As the spring of 2017 continues to take its toll on various crops, primarily in the eastern portion of the state, cool nighttime temperatures in the northern portion of Arkansas have additionally slowed the growth of bermudagrass, a grazing forage grass for many cattle operations.
John Jennings, extension forage specialist and professor for the University of Arkansas System Division of Agriculture, said the warm winter fueled expectations of an early spring and quick forage growth.
“The 15-day forecast for late May shows warming night temperatures in the 60+ degree range for central and south Arkansas,” Jennings said, “but night temperatures for the higher elevations in north Arkansas are still forecast to be in the 50’s, with a few nights forecast to be in the upper 40’s.”
Bermudagrass is a warm season grass that needs warm temperatures both day and night to truly thrive, Jennings said.
“It begins greening up after warm days, but never really produces significant growth until night temperatures are 60 degrees for about a week or more,” he said. “The grass will try to grow on warm days, but cool night shuts down the internal ‘machinery,’ which basically negates any sustained growth.”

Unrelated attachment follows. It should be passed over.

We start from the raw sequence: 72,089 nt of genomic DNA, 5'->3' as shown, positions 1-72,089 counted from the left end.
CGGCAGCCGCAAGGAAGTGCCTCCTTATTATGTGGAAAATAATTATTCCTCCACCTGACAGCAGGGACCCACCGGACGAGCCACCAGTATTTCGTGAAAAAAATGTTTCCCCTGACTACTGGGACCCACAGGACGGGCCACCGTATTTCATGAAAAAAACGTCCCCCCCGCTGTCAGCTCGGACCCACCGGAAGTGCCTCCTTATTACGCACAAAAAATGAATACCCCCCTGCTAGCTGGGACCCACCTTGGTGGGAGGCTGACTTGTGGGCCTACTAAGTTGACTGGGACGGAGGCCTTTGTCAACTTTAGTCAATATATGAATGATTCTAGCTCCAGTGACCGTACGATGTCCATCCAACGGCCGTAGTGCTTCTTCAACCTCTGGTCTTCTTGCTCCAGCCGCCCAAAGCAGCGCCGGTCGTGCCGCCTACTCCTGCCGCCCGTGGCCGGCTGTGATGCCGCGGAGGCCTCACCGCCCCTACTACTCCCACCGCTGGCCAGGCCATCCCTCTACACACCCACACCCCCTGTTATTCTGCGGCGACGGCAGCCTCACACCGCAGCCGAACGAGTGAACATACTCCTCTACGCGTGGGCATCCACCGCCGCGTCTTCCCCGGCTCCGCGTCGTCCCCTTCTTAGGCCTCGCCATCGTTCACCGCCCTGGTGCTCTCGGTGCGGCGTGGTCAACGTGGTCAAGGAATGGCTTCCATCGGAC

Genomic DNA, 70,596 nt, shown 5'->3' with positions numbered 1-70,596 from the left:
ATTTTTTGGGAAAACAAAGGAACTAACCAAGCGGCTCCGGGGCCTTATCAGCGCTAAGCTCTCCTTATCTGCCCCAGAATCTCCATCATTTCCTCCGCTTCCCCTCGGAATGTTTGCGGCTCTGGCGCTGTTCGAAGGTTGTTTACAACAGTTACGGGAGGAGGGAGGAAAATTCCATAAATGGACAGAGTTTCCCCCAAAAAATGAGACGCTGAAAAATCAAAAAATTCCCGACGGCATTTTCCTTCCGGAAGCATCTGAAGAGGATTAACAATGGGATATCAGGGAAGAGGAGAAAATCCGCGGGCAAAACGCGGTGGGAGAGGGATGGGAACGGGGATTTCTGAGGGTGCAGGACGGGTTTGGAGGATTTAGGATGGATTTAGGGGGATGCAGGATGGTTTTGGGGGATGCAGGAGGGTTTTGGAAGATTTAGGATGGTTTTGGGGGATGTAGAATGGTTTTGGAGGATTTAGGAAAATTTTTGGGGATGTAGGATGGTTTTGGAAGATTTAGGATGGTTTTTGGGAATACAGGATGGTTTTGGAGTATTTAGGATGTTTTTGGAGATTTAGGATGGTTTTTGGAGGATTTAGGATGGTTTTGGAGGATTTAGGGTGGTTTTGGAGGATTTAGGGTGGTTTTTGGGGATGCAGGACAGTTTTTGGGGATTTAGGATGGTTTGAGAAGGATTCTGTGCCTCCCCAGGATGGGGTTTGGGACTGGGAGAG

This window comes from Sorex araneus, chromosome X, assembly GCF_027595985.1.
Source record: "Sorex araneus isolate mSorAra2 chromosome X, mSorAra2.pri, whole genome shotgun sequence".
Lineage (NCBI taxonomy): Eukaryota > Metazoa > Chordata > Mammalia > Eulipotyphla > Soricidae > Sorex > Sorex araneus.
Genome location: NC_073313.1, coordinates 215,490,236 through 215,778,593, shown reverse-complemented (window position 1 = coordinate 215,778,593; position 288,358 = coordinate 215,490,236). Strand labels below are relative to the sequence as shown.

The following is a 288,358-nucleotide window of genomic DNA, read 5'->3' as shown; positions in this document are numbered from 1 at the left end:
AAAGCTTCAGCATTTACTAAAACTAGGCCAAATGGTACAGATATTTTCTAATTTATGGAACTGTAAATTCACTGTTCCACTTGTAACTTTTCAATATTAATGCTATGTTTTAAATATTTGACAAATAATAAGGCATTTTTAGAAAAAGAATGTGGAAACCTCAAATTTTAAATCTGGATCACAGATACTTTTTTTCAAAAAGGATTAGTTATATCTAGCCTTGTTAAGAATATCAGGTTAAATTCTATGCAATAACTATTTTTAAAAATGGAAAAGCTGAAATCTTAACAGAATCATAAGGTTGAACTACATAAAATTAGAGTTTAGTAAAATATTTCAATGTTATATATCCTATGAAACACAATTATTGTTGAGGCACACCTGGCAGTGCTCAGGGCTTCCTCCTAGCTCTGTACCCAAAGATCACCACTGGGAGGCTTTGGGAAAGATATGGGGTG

When a string of warm nights occurs, the grass is ready to begin sustained growth as spring temperatures continue to warm till summer. Fertilizing bermudagrass before night temperatures have reached the 60 degree mark results in lower fertilizer efficiency, Jennings said.
When performing below optimum efficiency, other cool season grasses or weeds will often out-compete the languishing bermudagrass for the available nutrients in the soil. Jennings said that for mixed pastures with fescue and bermudagrass, the fescue will likely continue to grow through this cool weather, with bermuda finally catching up as summer temperatures arrive.
Growers should determine fertilizer recommendations through soil testing, especially for hay production.
“Pasture fertilizer recommendations are generally much lower than for hay due to recycling of nutrients,” Jennings said. “In recent years, many hay producers have neglected to apply sufficient potassium fertilizer for hay production, and bermudagrass stands have thinned significantly as a result.”
Bermudagrass hay fertilization recommendations from the Division of Agriculture are designated by production level, so requesting recommendations for the desired production level at the time of soil sample submission will help growers get the optimum recommendations.
“For most producers, hay yield levels of either 2 or 4 tons per acre are sufficient for the soil and environment,” Jennings said. “In most cases, yield levels of 6 tons per acre would be on the high end for dryland hay production, and yield levels of 8 tons per acre are usually under irrigation or exceptional growing conditions.”
Soil test results from the Division of Agriculture include notes within the report providing recommendations on how to split the total fertilizer recommendation for season-long production.
To learn more about soil testing and other valuable production advice, contact your local Cooperative Extension Service agent or visit www.uaex.edu.